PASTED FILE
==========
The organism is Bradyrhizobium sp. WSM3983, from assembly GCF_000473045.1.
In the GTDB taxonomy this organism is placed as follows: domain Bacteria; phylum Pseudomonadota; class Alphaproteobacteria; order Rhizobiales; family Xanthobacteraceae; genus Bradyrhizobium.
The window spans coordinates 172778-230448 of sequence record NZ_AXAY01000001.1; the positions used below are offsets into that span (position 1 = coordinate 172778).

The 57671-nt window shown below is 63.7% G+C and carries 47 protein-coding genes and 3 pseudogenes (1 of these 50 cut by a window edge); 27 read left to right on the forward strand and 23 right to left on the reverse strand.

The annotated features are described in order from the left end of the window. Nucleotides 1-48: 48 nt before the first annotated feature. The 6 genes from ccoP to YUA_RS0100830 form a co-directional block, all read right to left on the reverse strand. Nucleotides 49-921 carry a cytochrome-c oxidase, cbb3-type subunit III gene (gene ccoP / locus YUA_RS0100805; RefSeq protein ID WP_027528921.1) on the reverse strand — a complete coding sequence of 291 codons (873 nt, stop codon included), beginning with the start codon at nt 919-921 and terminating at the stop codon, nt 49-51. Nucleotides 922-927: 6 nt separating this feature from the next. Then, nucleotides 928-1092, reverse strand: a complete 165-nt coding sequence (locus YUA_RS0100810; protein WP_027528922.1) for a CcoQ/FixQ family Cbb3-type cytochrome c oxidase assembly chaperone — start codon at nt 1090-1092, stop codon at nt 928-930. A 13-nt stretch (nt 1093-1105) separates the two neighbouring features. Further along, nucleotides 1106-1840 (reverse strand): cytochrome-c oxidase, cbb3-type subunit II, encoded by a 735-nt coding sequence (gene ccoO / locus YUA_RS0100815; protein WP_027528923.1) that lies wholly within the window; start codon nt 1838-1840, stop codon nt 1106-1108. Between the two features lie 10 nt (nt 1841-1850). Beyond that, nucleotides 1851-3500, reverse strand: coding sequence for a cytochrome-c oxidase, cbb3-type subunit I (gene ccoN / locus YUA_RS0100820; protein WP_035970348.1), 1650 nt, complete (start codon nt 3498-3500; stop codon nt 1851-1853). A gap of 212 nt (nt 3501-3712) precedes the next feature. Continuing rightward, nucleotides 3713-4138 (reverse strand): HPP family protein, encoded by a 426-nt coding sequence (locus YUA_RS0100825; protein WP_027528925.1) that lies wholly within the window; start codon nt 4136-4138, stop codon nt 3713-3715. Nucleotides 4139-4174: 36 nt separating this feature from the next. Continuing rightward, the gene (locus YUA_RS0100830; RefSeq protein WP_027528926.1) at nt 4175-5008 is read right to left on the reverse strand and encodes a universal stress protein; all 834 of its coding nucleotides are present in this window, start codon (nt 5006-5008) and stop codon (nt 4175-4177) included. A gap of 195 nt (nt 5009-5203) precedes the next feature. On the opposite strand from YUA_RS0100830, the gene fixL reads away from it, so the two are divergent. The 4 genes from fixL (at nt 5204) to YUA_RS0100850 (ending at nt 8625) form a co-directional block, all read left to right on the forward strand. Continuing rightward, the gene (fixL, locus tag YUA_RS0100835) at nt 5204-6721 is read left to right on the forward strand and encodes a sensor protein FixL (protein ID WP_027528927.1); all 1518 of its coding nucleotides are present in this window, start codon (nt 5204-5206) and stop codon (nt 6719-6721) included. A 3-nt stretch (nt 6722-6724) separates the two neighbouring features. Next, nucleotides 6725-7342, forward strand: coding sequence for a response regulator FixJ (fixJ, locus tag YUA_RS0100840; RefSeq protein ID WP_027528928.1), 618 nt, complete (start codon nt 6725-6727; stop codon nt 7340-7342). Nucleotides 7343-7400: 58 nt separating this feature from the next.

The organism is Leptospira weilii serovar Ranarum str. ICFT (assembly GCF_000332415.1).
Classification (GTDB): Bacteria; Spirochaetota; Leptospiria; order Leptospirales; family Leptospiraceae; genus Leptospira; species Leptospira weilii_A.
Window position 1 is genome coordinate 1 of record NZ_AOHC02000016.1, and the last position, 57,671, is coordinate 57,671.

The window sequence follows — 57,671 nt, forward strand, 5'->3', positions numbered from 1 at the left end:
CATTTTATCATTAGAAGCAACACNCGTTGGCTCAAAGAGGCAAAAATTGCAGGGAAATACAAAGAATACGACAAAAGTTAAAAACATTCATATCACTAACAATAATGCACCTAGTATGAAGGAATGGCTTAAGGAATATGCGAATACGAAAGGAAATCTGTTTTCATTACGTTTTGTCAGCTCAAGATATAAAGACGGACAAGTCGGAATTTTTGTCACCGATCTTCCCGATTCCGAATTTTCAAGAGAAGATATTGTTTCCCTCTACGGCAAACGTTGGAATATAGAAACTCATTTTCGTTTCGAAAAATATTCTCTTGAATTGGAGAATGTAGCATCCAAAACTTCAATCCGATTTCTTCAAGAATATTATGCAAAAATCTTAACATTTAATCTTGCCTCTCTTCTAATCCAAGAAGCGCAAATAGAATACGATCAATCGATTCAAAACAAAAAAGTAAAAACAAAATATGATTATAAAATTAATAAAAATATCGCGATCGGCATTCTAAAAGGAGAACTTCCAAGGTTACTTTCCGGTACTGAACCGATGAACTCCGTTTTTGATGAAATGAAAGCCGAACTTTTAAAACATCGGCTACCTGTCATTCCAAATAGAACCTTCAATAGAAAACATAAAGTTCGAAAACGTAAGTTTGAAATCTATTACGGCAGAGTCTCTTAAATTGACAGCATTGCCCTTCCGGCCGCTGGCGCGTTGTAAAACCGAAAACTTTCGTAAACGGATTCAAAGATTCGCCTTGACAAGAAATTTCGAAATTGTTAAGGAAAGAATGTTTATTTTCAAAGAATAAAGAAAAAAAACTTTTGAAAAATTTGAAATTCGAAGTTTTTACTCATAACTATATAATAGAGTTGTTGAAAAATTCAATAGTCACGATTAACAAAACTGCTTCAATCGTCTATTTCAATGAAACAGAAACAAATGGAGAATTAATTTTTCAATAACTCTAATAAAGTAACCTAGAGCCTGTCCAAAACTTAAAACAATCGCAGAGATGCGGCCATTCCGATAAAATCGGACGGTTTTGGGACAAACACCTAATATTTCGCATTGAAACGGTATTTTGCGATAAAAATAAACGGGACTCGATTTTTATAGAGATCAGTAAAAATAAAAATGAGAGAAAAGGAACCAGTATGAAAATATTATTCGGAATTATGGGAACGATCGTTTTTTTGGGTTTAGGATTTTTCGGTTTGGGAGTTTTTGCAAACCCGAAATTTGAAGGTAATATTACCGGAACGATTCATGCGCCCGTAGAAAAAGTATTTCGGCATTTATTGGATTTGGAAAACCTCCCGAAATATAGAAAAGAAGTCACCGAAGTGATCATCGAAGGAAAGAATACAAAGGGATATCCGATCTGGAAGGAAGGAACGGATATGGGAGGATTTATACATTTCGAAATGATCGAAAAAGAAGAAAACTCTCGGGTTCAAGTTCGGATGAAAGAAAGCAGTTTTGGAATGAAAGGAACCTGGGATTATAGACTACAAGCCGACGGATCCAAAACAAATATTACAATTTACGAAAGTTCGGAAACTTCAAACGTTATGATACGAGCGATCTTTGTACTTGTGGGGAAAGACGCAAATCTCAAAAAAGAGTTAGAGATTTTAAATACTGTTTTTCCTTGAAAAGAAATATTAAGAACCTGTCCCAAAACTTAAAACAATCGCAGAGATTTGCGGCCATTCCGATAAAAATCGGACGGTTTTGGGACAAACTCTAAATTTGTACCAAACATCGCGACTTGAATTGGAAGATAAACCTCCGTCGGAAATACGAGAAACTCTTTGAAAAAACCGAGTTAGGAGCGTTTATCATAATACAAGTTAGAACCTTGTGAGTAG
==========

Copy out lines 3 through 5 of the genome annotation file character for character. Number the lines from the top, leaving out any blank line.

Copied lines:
The window spans coordinates 172778-230448 of sequence record NZ_AXAY01000001.1; the positions used below are offsets into that span (position 1 = coordinate 172778).

The 57671-nt window shown below is 63.7% G+C and carries 47 protein-coding genes and 3 pseudogenes (1 of these 50 cut by a window edge); 27 read left to right on the forward strand and 23 right to left on the reverse strand.

The annotated features are described in order from the left end of the window. Nucleotides 1-48: 48 nt before the first annotated feature. The 6 genes from ccoP to YUA_RS0100830 form a co-directional block, all read right to left on the reverse strand. Nucleotides 49-921 carry a cytochrome-c oxidase, cbb3-type subunit III gene (gene ccoP / locus YUA_RS0100805; RefSeq protein ID WP_027528921.1) on the reverse strand — a complete coding sequence of 291 codons (873 nt, stop codon included), beginning with the start codon at nt 919-921 and terminating at the stop codon, nt 49-51. Nucleotides 922-927: 6 nt separating this feature from the next. Then, nucleotides 928-1092, reverse strand: a complete 165-nt coding sequence (locus YUA_RS0100810; protein WP_027528922.1) for a CcoQ/FixQ family Cbb3-type cytochrome c oxidase assembly chaperone — start codon at nt 1090-1092, stop codon at nt 928-930. A 13-nt stretch (nt 1093-1105) separates the two neighbouring features. Further along, nucleotides 1106-1840 (reverse strand): cytochrome-c oxidase, cbb3-type subunit II, encoded by a 735-nt coding sequence (gene ccoO / locus YUA_RS0100815; protein WP_027528923.1) that lies wholly within the window; start codon nt 1838-1840, stop codon nt 1106-1108. Between the two features lie 10 nt (nt 1841-1850). Beyond that, nucleotides 1851-3500, reverse strand: coding sequence for a cytochrome-c oxidase, cbb3-type subunit I (gene ccoN / locus YUA_RS0100820; protein WP_035970348.1), 1650 nt, complete (start codon nt 3498-3500; stop codon nt 1851-1853). A gap of 212 nt (nt 3501-3712) precedes the next feature. Continuing rightward, nucleotides 3713-4138 (reverse strand): HPP family protein, encoded by a 426-nt coding sequence (locus YUA_RS0100825; protein WP_027528925.1) that lies wholly within the window; start codon nt 4136-4138, stop codon nt 3713-3715. Nucleotides 4139-4174: 36 nt separating this feature from the next. Continuing rightward, the gene (locus YUA_RS0100830; RefSeq protein WP_027528926.1) at nt 4175-5008 is read right to left on the reverse strand and encodes a universal stress protein; all 834 of its coding nucleotides are present in this window, start codon (nt 5006-5008) and stop codon (nt 4175-4177) included. A gap of 195 nt (nt 5009-5203) precedes the next feature. On the opposite strand from YUA_RS0100830, the gene fixL reads away from it, so the two are divergent. The 4 genes from fixL (at nt 5204) to YUA_RS0100850 (ending at nt 8625) form a co-directional block, all read left to right on the forward strand. Continuing rightward, the gene (fixL, locus tag YUA_RS0100835) at nt 5204-6721 is read left to right on the forward strand and encodes a sensor protein FixL (protein ID WP_027528927.1); all 1518 of its coding nucleotides are present in this window, start codon (nt 5204-5206) and stop codon (nt 6719-6721) included. A 3-nt stretch (nt 6722-6724) separates the two neighbouring features. Next, nucleotides 6725-7342, forward strand: coding sequence for a response regulator FixJ (fixJ, locus tag YUA_RS0100840; RefSeq protein ID WP_027528928.1), 618 nt, complete (start codon nt 6725-6727; stop codon nt 7340-7342). Nucleotides 7343-7400: 58 nt separating this feature from the next.